Fatty liver disease, known medically as "steatohepatitis," involves inflammation and fat accumulation in the liver. It is often seen in alcoholics, but a form of the condition is also seen in non-alcoholic patients and labelled non-alcoholic steatohepatitis. NASH is also commonly seen in individuals with diabetes, obesity and metabolic syndrome (pre-diabetic state). Both forms of the condition can progress to cirrhosis.
As a point of nutritional interest, a 2006 study suggested that coffee may help reduce risk of liver cirrhosis.2 According to the study authors, some yet-unidentified constituent in coffee helps protect the liver from cirrhosis. This appears to be especially true in alcohol-induced cirrhosis injury. They also note that their study suggests coffee consumption is associated with a reduced risk of primary liver cancer, known as hepatocellular carcinoma (not metastatic liver cancer).2
The Role of Vitamin E
Updated practice guidelines from the American Association for the Study of Liver Diseases, the American College of Gastroenterology, and the American Gastroenterological Association were released to medical doctors on Aug. 3, 2012.1 According to these latest guidelines, patients with NASH are encouraged to reduce excess body fat and avoid alcohol. One of the surprising recommendations includes providing these patients with 800 IU of vitamin E per day.
Studies have shown that vitamin E reverses liver cell damage (histological features of liver cells) in cases of NASH. The guidelines state that vitamin E supplementation, therefore, should be considered as a first-line pharmacotherapy for this patient population.
This is a crucial finding, as very few agents have been shown to actually reverse liver damage in cases of non-alcoholic steatohepatitis. As such, vitamin E is one of the interventions most likely to prevent progression to cirrhosis in these cases.1 Of additional note is the recent finding that vitamin E is also associated with reduced risk of liver cancer (hepatocellula carcinoma) in high-risk populations.3
Other Helpful Supplements
Absent from the recommendations from the American Association for the Study of Liver Disease, the American College of Gastroenterology, and the American Gastroenterological Association are other supplements that have been shown to be helpful in cases of NASH and/or alcohol-induced fatty liver disease. The supplements for which there is the strongest evidence include milk thistle – involving a standardized grade of silymarin;4 and trimethylglycine (betaine).5 Other supplements may also be considered in the management of fatty liver disease, based on preliminary results and extensive animal experimentation. The best researched of these include picrorhiza6 and N-actetylcysteine.7-8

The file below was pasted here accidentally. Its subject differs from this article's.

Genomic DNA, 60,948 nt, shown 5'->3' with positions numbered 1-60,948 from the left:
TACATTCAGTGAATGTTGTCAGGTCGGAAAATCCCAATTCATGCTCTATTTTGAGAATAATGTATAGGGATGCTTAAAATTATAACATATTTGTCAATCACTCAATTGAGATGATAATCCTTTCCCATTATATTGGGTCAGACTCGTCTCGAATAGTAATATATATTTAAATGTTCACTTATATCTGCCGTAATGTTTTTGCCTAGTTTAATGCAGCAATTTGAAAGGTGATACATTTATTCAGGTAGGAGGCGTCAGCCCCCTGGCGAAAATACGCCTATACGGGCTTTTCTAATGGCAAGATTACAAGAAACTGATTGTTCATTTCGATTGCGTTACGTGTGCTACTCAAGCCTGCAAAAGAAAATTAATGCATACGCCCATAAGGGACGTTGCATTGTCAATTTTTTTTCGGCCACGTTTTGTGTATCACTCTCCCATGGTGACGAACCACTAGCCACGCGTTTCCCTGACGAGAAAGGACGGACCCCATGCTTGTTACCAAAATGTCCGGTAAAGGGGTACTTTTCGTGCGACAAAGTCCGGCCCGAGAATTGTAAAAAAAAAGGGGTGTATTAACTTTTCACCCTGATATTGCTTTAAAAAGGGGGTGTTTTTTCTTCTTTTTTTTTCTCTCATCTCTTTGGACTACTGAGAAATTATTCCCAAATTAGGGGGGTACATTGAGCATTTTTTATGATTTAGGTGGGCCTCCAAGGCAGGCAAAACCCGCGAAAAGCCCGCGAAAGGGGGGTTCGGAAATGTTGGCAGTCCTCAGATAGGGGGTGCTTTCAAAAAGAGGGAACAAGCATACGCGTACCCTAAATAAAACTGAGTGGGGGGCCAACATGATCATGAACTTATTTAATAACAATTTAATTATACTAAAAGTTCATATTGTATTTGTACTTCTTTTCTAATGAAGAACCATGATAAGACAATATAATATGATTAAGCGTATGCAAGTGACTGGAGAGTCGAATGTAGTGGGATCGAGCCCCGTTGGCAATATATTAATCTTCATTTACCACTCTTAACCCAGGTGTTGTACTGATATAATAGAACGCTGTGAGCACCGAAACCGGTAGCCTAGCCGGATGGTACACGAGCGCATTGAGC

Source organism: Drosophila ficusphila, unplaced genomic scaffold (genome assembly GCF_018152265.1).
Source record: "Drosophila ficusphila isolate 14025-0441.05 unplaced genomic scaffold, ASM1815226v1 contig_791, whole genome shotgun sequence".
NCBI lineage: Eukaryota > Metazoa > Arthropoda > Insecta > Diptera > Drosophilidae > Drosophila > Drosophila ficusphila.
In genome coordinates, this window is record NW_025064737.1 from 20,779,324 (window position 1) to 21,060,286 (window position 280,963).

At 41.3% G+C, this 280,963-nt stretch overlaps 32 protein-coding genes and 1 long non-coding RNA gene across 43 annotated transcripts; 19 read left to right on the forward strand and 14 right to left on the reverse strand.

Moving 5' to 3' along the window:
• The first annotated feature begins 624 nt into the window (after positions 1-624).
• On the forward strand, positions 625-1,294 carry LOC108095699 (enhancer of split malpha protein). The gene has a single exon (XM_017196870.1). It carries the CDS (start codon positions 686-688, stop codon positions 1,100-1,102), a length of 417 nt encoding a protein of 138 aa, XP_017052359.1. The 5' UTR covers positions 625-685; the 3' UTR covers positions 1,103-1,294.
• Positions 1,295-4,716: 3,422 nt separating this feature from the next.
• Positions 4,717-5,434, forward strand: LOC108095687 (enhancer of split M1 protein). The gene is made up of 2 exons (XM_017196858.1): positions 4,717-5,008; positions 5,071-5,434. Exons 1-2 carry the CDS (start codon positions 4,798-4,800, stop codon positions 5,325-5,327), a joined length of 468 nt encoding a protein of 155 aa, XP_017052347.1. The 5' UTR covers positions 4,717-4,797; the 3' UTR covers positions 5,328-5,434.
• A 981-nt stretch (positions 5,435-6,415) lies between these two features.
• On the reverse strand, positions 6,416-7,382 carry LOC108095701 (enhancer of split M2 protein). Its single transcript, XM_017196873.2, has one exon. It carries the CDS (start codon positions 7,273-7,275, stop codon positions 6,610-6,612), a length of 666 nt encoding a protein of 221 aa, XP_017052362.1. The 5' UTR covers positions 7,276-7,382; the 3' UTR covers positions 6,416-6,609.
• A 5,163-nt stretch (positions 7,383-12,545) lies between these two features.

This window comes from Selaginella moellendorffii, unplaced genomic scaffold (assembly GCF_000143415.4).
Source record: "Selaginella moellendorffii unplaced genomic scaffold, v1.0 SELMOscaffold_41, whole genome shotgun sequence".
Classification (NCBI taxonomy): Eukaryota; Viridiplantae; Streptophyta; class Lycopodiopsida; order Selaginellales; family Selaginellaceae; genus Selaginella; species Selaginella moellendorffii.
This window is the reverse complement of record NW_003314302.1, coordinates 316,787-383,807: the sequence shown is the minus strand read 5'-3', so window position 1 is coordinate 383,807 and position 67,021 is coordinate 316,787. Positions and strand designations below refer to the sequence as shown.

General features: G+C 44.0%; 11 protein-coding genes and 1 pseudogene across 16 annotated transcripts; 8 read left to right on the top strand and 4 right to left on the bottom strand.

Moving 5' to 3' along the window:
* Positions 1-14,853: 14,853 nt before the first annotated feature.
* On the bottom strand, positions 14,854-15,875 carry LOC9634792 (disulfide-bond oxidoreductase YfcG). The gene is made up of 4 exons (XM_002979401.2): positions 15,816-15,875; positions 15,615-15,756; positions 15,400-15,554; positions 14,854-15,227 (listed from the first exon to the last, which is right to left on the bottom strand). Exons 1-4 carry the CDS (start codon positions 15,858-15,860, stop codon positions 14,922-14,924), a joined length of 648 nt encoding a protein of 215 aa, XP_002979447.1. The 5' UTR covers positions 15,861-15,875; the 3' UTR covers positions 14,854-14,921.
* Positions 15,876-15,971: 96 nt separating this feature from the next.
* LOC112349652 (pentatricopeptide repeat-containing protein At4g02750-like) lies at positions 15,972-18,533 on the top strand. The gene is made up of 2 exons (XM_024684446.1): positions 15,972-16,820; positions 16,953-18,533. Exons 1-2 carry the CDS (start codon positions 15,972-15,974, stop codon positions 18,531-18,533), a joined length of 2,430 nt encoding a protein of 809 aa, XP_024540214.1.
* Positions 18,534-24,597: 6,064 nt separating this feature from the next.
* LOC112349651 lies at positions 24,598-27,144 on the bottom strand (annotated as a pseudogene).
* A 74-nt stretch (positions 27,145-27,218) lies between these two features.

- The Diagnosis and Management of Non-Alcoholic Fatty Liver Disease: Practice Guideline by the American Association for the Study of Liver Diseases, American College of Gastroenterology, and the American Gastroenterological Association. U.S. Dept. of Health & Human Services, National Guideline Clearinghouse, 2012.
- Klatsky AL, Morton C, Udaltsova N, Friedman GD. Coffee, cirrhosis, and transaminase enzymes. Archives of Internal Medicine, 2006;166(11):1190–5.
- Zhang W, Shu X-O, Li H, Yang G, et al. Vitamin intake and liver cancer risks: a report from two cohort studies in China. Journal of the National Cancer Institute, 2012; epub ahead of print July 17.
- Milk Thistle: Overview. University of Maryland Medical Center: Medical Reference: Complementary Medicine.
- Cirrhosis. University of Maryland Medical Center: Medical Reference: Complementary Medicine.
- Meschino J. "Comprehensive Guide to Picrorhiza." www.meschinohealth.com/books/picrorhiza
- Thong-Ngam D, Samuhaaneeto S, Kulaputana O, Klaikeaw N. N-acetylcysteine attenuates oxidative stress and liver pathology in rats with non-alcoholic steatohepatitis. World Journal of Gastroenterology, Oct. 14, 2007;13(38):5127-32.
- Baumgardner J, Shankar K, Badger T, Martin R. Effects of n-acetylcysteine on non-alcoholic steatohepatitits (NASH) in rats fed via total enteral nutrition. U.S. Dept. of Agriculture, Agricultural Research Service. The Dietary Factors in Early Human Development: Health Consequences of Phytochemical Intake research project.
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